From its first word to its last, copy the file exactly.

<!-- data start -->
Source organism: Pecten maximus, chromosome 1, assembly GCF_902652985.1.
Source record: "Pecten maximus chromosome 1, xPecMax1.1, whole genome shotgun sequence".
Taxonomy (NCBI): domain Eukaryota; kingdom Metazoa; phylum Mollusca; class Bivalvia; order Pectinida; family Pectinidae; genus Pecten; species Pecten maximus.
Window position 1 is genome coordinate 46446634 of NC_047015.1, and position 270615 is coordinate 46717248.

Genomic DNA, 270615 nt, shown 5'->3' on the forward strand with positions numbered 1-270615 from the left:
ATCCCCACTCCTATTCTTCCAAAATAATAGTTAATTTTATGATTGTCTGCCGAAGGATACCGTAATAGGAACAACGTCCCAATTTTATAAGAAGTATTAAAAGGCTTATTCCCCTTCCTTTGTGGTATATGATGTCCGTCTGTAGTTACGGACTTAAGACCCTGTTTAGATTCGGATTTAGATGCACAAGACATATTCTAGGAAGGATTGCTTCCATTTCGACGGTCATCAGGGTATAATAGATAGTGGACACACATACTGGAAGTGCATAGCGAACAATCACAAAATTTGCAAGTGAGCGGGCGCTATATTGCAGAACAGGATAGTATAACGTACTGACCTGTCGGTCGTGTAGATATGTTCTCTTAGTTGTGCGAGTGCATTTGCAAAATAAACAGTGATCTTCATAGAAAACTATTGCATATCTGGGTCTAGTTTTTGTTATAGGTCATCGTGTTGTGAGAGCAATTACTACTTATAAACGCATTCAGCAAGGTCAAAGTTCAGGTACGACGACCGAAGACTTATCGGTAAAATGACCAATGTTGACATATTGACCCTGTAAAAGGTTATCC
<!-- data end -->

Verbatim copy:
Source organism: Pecten maximus, chromosome 1, assembly GCF_902652985.1.
Source record: "Pecten maximus chromosome 1, xPecMax1.1, whole genome shotgun sequence".
Taxonomy (NCBI): domain Eukaryota; kingdom Metazoa; phylum Mollusca; class Bivalvia; order Pectinida; family Pectinidae; genus Pecten; species Pecten maximus.
Window position 1 is genome coordinate 46446634 of NC_047015.1, and position 270615 is coordinate 46717248.

Genomic DNA, 270615 nt, shown 5'->3' on the forward strand with positions numbered 1-270615 from the left:
ATCCCCACTCCTATTCTTCCAAAATAATAGTTAATTTTATGATTGTCTGCCGAAGGATACCGTAATAGGAACAACGTCCCAATTTTATAAGAAGTATTAAAAGGCTTATTCCCCTTCCTTTGTGGTATATGATGTCCGTCTGTAGTTACGGACTTAAGACCCTGTTTAGATTCGGATTTAGATGCACAAGACATATTCTAGGAAGGATTGCTTCCATTTCGACGGTCATCAGGGTATAATAGATAGTGGACACACATACTGGAAGTGCATAGCGAACAATCACAAAATTTGCAAGTGAGCGGGCGCTATATTGCAGAACAGGATAGTATAACGTACTGACCTGTCGGTCGTGTAGATATGTTCTCTTAGTTGTGCGAGTGCATTTGCAAAATAAACAGTGATCTTCATAGAAAACTATTGCATATCTGGGTCTAGTTTTTGTTATAGGTCATCGTGTTGTGAGAGCAATTACTACTTATAAACGCATTCAGCAAGGTCAAAGTTCAGGTACGACGACCGAAGACTTATCGGTAAAATGACCAATGTTGACATATTGACCCTGTAAAAGGTTATCC